WOBURN — A woman who works in the state prison where Wayne Chapman is being held testified she felt “disgusted and violated” when the elderly convicted sex offender repeatedly exposed himself to her in June 2018.
A certified nursing assistant, the woman said she was involved in Chapman’s daily care in the health services unit at MCI-Shirley. But what happened June 3 and June 4, 2018, went beyond her clinical duties, she testified.
“I don’t see him exposed. So to see that kind of gesture was very disturbing to me. ... My job does not require me coming to work and seeing that,” said the woman, who said she helped care for Chapman since 2016 in the prison’s skilled nursing ward.
Chapman, 71, previously admitted to sexually abusing as many as 100 boys in the U.S. and Canada, starting when he was a child himself. He is also the longtime suspect in the 1976 disappearance of Andy Puglisi, 10, of Lawrence.
Chapman, held on $25,000 bail, is now on trial in Middlesex Superior Court for allegedly exposing himself and masturbating in front of prison workers.
Chapman, 71, was indicted by a Middlesex County grand jury on charges of open and gross lewdness, wanton and lascivious acts and as a habitual offender.
Although he was previously designated as a sexually dangerous person, the state’s Supreme Judicial Court ruled Chapman could be released from state prison. However, he’s been held in prison in this case and if convicted, would face additional time behind bars.
Video taken in the skilled nursing center at MCI-Shirley of the alleged offenses is evidence in the trial and some of the footage was shown to jurors Monday, the day the trial opened.
Judge Maureen Hogan is presiding.
Chapman was brought into court in a wheelchair. He wore beige prison scrubs with the letters “DOC” stamped on the back of his shirt.
During opening statements, while a prosecutor detailed Chapman’s alleged crimes, the gray-haired and bearded man kept his head down.
Chapman is charged with exposing his unclothed body “more and more and more” to women who worked in the skilled nursing unit at the prison.
The incidents occurred in front of a large pane glass window that faced these women there, according to documents.
“It was markedly and alarmingly different than anything they had seen him do before,” said Assistant District Attorney Emily Jackson in her opening statement.
But Chapman’s defense attorney Melissa Devore told jurors they will see lengthy videos that tell a different story. She said he suffers from chronic itching and Parkinson’s disease.
Devore asked jurors for their patience and said she’s confident he’ll be found not guilty.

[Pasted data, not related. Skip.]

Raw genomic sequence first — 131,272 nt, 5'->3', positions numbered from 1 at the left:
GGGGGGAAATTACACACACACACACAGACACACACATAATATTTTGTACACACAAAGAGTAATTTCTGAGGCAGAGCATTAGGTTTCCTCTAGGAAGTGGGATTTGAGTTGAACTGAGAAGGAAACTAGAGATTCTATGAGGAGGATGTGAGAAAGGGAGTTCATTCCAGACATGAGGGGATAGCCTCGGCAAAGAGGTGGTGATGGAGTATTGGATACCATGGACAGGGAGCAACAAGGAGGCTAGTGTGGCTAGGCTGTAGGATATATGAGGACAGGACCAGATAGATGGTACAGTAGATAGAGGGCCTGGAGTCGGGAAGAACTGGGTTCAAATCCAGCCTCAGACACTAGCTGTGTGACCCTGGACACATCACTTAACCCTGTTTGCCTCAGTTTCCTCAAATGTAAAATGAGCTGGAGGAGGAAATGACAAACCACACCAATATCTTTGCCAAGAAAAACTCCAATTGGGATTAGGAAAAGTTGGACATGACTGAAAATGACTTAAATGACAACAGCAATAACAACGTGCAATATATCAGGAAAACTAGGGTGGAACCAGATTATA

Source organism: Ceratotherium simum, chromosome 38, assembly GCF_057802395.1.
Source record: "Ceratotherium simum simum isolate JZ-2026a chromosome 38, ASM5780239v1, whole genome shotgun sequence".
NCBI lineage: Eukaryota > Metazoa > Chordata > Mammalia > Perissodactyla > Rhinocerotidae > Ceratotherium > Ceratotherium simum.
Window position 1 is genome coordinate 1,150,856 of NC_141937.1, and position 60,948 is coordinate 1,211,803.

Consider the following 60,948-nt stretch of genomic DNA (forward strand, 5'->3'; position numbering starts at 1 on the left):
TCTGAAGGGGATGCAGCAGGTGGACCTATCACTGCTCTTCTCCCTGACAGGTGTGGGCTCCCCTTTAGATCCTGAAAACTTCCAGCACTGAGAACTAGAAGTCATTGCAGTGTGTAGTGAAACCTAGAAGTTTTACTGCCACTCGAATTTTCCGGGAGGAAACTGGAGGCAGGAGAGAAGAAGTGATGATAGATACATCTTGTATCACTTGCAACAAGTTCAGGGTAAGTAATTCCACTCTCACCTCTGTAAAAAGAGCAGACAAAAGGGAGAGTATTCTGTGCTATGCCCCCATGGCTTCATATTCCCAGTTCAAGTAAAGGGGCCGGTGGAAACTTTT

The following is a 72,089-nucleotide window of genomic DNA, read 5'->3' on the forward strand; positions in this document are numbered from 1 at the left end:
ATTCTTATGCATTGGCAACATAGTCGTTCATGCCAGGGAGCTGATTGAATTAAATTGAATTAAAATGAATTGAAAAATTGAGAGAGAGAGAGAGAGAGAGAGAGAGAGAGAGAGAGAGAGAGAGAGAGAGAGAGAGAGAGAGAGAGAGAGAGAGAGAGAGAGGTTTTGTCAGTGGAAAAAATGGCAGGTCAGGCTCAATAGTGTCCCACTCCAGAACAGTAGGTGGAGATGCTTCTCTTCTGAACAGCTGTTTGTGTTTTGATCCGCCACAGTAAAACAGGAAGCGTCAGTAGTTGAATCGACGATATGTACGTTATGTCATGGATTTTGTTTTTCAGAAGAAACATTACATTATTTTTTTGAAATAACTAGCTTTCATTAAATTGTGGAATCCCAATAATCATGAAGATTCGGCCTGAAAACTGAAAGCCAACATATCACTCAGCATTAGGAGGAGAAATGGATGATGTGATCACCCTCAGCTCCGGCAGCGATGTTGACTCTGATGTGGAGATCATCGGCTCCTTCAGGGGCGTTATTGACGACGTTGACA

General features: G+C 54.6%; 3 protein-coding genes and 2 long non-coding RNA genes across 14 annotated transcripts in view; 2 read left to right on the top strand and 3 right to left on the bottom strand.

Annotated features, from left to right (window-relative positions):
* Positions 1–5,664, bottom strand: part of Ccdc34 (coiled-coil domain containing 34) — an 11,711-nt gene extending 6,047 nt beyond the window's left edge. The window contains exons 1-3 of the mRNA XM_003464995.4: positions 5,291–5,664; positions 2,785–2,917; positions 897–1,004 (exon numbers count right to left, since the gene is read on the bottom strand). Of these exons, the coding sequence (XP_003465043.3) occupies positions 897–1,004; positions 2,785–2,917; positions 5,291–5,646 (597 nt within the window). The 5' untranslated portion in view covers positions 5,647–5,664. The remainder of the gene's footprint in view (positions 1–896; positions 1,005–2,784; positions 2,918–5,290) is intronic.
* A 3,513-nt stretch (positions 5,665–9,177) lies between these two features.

The prosecution’s first witness, the certified nursing assistant, testified Monday that inmates who are paralyzed or suffer from dementia or other illnesses are cared for in the health services unit.
Jurors were shown pictures of the unit, including photos of Chapman sitting on a bed in his room, with his back to the camera. There are two large windows, including one in the door.
Twice daily the woman said he was would test Chapman’s blood because he’s diabetic. He is also incontinent and if he asked she said she’d help him change his diaper.
On both June 3 and June 4, 2018, the woman said Chapman exposed himself to her, even after she told him to “cover up.”
The woman is not being identified in this story because she is the alleged victim of a sex crime. The newspaper does not identify such individuals without their consent.
Jurors were first shown a 30-second clip and later 15 minutes of video surveillance taken from the prison health services unit. Chapman can be seen in the video lying on a bed wearing a hospital-type gown.
Jackson asked the woman how she felt after Chapman repeatedly exposed himself to her.
“The feeing of disgust and the violation,” the woman said. “To see him exposed made me very angry.”
“It was not medically necessary,” the woman added shortly after.
When questioned by Devore, Chapman’s defense attorney, the woman said she had seen Chapman nude before when she was helping him get dressed or helping another member of the prison’s medical staff.
She testified she also never saw him get out of bed, leave his room or put on pants on one of the days in question.
The trial is expected to last four days. Other prison workers from the health services unit are expected to be called as prosecution witnesses.
It’s unclear if Chapman will testify in his own defense.
Chapman’s history in Lawrence dates back more than four decades.
In 1975, he was convicted of raping two boys in Lawrence.
He also remains the prime suspect in the disappearance of Puglisi, who vanished from a South Lawrence swimming pool on Aug. 21, 1976.
Chapman became eligible for release from state prison May 21, 2018, when two qualified examiners — Dr. Gregg Belle and Dr. Katrin Rouse Weir — said he is too old and sick to re-offend.
If and when he’s released, Chapman will have to go to a facility that can manage his deteriorating health as he cannot live independently, another of his defense attorneys, Eric Tennen, said previously.
Chapman would need a specialized facility that can accommodate his daily medical needs, Tennen said.
In addition to Parkinson’s disease, diabetes and incontinence, Chapman also has heart and stomach problems, high blood pressure, migraines, depression, and mobility issues. He also underwent a prostatectomy, according to court records.
Follow Jill Harmacinski on Twitter @EagleTribJill.